Holding out for a hero is a common trope on television, and well, we need to keep holding. It's a good thing Cyrus (Jeff Perry) is creating one for us, because there is not a single hero to be found in the regular cast this season on Scandal.
Sally (Kate Burton) sets the stage by reminding everyone it's election season, describing it poetically as "a shameful time when your nation's leaders offer you empty platitudes in exchange for your votes and your hard-earned cash." Just like in real life, Shonda's election season comes with a lot of drama, and very strange bedfellows. (Pause to remember that Putin and Trump can't help but compliment each other in real life.)
I asked for Rowan (Joe Morton) to return, so I blame myself for the first odd pairing. No one wants to watch Olivia (Kerry Washington) and Papa Pope bonding. After last season, it's hard to believe Liv could trust her dad for even a second or that she'd accept that he's OK being retired, wants her to succeed, and enjoys giving relationship advice. The amazing montage of every warning Liv ever received about her dad was the only thing that made sense during the Pope family reunion. When she later started to become kind of suspicious of him — thank you, Huck (Guillermo Diaz) — she still was so unfazed by his murderous, scheming history to add up to the Liv of seasons past.
They were not the strangest coupling of the show, however. Cyrus wants to create a new legacy, so he turned to...Tom (Brian Letscher)? Tom who killed his (former?) best friend's son. Tom who will always be more committed to Command than any country. Yes, that is who should shape the next president. No big deal.
Tom and Cyrus wanted their newest pet project, the Governor of Pennsylvania, to get national attention. How do you get someone known? You create a hero (it worked for Hercules), by setting up a shooting in the Governor's mansion, and letting a formerly unknown politician walk out with battle scars and a good story for national TV. The only hiccup? The shooter's son. So, Tom called Charlie (George Newbern) to help out, and Charlie brought Quinn (Katie Lowes) along. The question is — who is Command? Is Rowan still calling the shots? Is it Cyrus? Is it Jake (Scott Foley)? Or was Tom more powerful than we all thought?
And, I guess we can't ignore the current President of the United States, referenced not so lovingly as the "horny teenager" in this episode. I've never been under the impression that anyone was really a fan of Fitz (Tony Goldwyn), and this whole hooking-up with the journalist storyline isn't helping. Nor is his constant desire to fight with Abby (Darby Stanchfield) over national security. (Is there any episode where he doesn't try to fire "Red?") He slightly redeemed himself by calling Abby his best friend, but it will take a lot more to make up for his constant petulant behavior.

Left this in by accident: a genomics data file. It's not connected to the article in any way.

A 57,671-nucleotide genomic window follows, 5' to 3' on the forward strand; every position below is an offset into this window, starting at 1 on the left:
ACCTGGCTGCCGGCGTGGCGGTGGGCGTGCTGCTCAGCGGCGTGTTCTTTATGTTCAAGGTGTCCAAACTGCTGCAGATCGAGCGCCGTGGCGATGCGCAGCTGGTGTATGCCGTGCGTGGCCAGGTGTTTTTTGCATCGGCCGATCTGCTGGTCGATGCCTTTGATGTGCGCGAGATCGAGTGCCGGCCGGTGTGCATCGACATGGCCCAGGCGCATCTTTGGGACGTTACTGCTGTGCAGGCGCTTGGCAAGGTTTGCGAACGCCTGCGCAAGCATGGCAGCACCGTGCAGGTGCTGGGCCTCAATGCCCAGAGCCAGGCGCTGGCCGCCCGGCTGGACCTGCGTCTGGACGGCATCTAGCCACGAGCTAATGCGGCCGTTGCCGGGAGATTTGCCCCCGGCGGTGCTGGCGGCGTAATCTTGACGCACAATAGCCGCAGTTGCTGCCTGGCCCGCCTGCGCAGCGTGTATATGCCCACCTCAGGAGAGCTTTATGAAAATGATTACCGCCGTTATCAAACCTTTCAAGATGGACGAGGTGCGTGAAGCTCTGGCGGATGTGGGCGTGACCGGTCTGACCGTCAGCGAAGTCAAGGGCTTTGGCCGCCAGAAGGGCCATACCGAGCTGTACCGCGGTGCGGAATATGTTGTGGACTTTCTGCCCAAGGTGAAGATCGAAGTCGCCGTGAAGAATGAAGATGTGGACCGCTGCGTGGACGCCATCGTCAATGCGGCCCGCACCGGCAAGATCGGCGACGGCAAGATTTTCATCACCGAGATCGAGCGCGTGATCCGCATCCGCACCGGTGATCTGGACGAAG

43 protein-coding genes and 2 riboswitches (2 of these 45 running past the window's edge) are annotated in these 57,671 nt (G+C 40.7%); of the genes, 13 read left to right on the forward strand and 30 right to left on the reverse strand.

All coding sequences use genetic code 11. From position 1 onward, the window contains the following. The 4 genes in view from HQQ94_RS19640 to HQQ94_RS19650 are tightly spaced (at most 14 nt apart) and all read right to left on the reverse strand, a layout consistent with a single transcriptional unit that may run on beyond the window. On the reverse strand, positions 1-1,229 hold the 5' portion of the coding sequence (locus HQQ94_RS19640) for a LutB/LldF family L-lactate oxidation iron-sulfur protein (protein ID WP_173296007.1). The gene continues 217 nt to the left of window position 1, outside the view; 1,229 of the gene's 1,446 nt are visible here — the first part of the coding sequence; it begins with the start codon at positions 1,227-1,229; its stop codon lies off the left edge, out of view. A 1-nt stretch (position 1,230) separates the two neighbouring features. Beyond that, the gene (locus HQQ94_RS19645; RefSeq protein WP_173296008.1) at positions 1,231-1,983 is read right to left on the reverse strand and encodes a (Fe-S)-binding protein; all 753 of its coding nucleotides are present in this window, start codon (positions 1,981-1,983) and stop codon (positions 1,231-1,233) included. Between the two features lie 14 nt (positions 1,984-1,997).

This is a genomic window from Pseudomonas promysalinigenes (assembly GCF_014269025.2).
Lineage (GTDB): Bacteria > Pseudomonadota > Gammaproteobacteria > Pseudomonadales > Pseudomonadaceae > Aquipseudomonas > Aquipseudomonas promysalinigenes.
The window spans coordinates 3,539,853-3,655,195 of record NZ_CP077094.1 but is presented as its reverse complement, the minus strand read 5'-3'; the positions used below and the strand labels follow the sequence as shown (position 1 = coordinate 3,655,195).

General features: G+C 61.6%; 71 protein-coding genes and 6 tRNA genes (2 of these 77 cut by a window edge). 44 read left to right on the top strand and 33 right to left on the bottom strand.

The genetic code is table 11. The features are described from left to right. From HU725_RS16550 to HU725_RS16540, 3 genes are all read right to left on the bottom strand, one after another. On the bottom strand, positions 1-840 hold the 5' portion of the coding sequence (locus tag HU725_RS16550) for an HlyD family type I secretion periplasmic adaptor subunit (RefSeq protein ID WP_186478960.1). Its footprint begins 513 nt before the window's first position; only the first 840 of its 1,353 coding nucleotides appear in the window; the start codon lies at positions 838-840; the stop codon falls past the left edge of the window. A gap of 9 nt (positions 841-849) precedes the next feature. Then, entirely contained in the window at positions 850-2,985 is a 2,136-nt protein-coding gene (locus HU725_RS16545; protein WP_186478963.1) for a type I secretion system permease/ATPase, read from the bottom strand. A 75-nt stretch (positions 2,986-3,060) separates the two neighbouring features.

Finally, there's David (Joshua Malina), who could also fairly be called a "horny teenager." He's having sex with both a presidential candidate, Susan Ross (Artemis Pebdani), and her chief of staff, Elizabeth North (Portia De Rossi) in a misguided attempt to shape a future president. Yet David has always been the moral compass of the show, the person that reminds Liv how to locate the line between good and evil.
If Liv is too busy shacking up with (and by the looks of the previews, stalking) Jake, and David is too busy having multiple politically-fueled affairs, who is the moral compass?
That would be Governor Francisco Vargas (Ricardo Chavira). Yes, even though he's being shaped by multiple people who could arguably be classified as insane, he's officially the new moral compass of the show. The hero we probably don't deserve. No worries, that won't last for long. At least, not if he spends too much time with anyone associated with the Oval Office.
Did the kid actually know Charlie? The boy called Charlie "Uncle Charlie" through the episode, but if it was all part of a scheme, then how could they have known each other?
Are they trying to set up an Abby and Fitz romance? There are already enough complicated relationships and love triangles on this show, we don't need Abby, Liv, and Fitz to be the next one.
When are the gladiators going to be gladiators again? The best part of this show was seeing Olivia Pope & Associates go out and kick ass. Now, they have no problem hanging out backstage, but OPA might as well close it's doors. And, no, stalking Jake next week does not count as progress.